ATHENS – The demand for electricity this winter will be met after the measures taken in relation to energy sufficiency, the second vice president of RAE and president of the Crisis Management Group, Dimitris Fourlaris, said speaking at an event on “Energy Sufficiency in Electricity & Natural Gas – Consumer Supply Security” organised by the International University of Greece.
Even in the case of an interruption of the Russian natural gas supply, it is technically possible to meet the demand (both for natural gas and for electricity generation), he said, but in this scenario a question arises as to the possibility of fully meeting demand from Bulgaria. Following the interruption of the supply from Russia, the neighbouring country depends on natural gas exports via Greece.
According to the data presented by the vice president of RAE, peak demand in severely cold conditions this winter is expected to range between 8600 and 9200 megawatts (last winter it reached 8600 megawatts).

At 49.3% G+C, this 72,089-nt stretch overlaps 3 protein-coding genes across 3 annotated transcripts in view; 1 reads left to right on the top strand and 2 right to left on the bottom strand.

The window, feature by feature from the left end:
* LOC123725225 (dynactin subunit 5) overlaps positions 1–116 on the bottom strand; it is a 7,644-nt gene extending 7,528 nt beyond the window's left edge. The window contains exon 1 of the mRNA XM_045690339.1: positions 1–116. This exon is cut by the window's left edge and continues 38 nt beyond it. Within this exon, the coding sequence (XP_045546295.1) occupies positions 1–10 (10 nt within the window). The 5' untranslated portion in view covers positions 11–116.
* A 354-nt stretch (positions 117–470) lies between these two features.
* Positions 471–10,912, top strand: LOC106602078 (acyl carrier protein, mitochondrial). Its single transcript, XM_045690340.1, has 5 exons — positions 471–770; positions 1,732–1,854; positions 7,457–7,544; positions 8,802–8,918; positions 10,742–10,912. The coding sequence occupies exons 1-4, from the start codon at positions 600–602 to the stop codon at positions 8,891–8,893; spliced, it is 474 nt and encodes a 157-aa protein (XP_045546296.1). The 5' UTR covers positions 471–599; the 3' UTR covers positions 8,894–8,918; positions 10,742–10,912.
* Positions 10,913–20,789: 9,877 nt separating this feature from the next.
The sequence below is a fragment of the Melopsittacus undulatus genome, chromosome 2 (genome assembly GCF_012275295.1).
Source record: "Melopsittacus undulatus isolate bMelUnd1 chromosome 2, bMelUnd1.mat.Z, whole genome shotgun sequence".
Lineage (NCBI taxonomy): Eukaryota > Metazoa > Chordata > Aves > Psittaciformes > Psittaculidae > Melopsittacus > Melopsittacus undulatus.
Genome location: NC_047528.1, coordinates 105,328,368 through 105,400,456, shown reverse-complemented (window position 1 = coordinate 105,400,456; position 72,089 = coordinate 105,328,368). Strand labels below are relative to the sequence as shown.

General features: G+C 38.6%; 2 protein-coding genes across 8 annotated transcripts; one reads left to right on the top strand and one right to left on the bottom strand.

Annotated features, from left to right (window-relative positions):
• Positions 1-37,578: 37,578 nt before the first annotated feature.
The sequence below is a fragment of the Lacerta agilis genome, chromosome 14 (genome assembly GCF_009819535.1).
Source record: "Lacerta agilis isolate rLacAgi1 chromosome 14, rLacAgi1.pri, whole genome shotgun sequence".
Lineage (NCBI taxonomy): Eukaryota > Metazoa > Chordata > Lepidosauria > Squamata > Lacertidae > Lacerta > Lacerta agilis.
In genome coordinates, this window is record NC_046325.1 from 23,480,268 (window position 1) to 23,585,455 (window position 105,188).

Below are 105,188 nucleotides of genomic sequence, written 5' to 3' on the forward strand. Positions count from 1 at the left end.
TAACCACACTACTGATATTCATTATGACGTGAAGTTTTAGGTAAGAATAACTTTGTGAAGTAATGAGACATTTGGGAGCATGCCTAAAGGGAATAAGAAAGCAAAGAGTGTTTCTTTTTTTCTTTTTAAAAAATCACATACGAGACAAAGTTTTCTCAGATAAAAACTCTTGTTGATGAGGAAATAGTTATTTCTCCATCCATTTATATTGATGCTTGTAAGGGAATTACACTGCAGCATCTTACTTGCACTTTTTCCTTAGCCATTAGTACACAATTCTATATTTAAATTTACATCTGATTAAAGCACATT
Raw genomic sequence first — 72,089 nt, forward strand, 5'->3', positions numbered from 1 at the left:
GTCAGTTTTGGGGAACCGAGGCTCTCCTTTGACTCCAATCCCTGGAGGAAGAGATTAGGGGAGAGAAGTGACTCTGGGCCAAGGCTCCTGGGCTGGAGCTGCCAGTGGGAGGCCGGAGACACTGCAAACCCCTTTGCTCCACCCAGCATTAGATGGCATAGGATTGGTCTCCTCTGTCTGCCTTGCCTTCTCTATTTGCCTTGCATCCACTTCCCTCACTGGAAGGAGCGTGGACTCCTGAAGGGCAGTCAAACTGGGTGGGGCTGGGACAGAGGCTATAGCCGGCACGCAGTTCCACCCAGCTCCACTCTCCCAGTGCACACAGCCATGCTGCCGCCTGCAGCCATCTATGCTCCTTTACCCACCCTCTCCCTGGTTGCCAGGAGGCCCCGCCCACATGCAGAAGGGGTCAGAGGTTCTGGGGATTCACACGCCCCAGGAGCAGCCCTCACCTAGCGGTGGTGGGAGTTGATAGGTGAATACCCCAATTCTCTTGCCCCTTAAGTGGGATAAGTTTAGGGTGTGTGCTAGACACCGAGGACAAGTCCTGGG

The measures that have been decided in order to ensure the country’s energy sufficiency are the increase of lignite production, the provision of an alternative fuel (diesel) for the five natural gas units in the country that have the ability to operate with oil, as well as the provision of natural gas storage. Renewable energy sources have a lower participation during the evening hours, which is when peak demand occurs in the winter (due to lack of sunshine).
Fourlaris explained that there is no justification for fears that have been expressed about the possibility of a shortage if there are not sufficient quantities of lignite and water combined with increased exports, because under these conditions the price of electricity in the Greek market will be higher, so there will be no possibility of exports.